83: On all journeys, the rider and pillion passenger on a motorcycle, scooter or moped MUST wear a protective helmet. This does not apply to a follower of the Sikh religion while wearing a turban. Helmets MUST comply with the Regulations and they MUST be fastened securely. Riders and passengers of motor tricycles and quadricycles, also called quadbikes, should also wear a protective helmet. Before each journey check that your helmet visor is clean and in good condition.
[Laws RTA 1988 sects 16 & 17 & MC(PH)R as amended reg 4]

84: It is also advisable to wear eye protectors, which MUST comply with the Regulations. Scratched or poorly fitting eye protectors can limit your view when riding, particularly in bright sunshine and the hours of darkness. Consider wearing ear protection. Strong boots, gloves and suitable clothing may help to protect you if you are involved in a collision.
[Laws RTA sect 18 & MC(EP)R as amended reg 4]

86: Daylight riding. Make yourself as visible as possible from the side as well as the front and rear. You could wear a light or brightly coloured helmet and fluorescent clothing or strips. Dipped headlights, even in good daylight, may also make you more conspicuous. However, be aware that other vehicle drivers may still not have seen you, or judged your distance or speed correctly, especially at junctions.

You will note that:

1. I had complied with rule 83 by wearing protective clothing, which again helped reduce the seriousness of the accident.

2. I had complied with rule 86 by using dipped headlights. I always ride with dipped headlights as it is considered good practice and safer to do so.

Accordingly, the only conclusion which may be drawn from the above is that I was riding my motorcycle safely and as envisaged by the Highway Code. I cannot, therefore, be to blame in any way for the accident.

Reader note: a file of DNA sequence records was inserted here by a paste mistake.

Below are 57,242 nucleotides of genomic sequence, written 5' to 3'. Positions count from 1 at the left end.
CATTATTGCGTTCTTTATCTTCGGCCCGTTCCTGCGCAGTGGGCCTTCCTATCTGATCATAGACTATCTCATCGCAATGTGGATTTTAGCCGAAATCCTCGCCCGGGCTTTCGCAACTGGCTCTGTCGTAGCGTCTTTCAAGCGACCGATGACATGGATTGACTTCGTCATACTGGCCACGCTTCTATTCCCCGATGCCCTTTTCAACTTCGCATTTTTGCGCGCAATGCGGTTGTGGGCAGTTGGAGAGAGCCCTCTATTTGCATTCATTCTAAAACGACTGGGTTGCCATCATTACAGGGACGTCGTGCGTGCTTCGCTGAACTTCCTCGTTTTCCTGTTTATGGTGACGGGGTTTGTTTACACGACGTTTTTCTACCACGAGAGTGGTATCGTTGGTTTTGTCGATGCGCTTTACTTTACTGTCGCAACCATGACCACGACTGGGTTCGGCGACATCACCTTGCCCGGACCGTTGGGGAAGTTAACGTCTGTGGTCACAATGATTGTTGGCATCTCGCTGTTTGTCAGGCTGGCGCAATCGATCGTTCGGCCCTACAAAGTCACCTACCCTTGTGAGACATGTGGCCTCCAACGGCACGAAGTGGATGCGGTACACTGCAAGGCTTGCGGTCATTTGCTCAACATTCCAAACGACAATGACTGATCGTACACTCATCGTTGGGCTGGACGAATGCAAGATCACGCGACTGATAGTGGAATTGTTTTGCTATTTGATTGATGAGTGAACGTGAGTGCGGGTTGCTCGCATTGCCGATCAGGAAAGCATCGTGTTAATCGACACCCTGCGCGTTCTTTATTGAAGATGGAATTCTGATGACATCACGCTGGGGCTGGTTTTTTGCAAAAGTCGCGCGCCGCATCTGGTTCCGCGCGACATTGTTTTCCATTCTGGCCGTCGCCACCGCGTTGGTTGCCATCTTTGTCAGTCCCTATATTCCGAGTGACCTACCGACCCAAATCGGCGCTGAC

Mr Xs Circumstances

I now turn to Mr Xs driving manoeuvre.

I shall compare his manoeuvre to two fairly similar manoeuvres; setting off from rest as he was stationary and making a right turn.

Setting Off From Rest

This is governed by rule 159 of the General Rules for Using the Road. This is reproduced below:

159: Before moving off you should

  • use all mirrors to check the road is clear
  • look round to check the blind spots (the areas you are unable to see in the mirrors)
  • signal if necessary before moving out
  • look round for a final check
  • Move off only when it is safe to do so.

It is quite clear that Mr X failed to undertake all, or more likely any, of the requirements given that the point of impact was the sill of the drivers door.

Turning Right

This is governed by rule 179 of the Road Junction section for Using the Road. This is reproduced below:

The first point to note, however, is that Mr X was not turning right as I approached. He was stationary in a queue of traffic tailing back from a roundabout. Clearly, Mr X does not have the patience to wait for traffic to flow so decided to pull out quickly and aggressively – also stating at the scene when asked if he had seen my headlight that he had not.

Again, however, the emphasis of the first two requirements is on observation and signalling. As set out above, Mr X failed these on both counts.

In addition to this, Mr X’s place of work on this day is approximately one mile in his original direction of travel, with any alternatives from the location of the accident being many times this distance.  I do not believe he had any reason, as he claims, to have been turning right into the private driveway of the farm, other than impatience at being made late for work by the stationary traffic on his direct route, and his sole intention was to perform a u-turn and travel back in the opposite direction.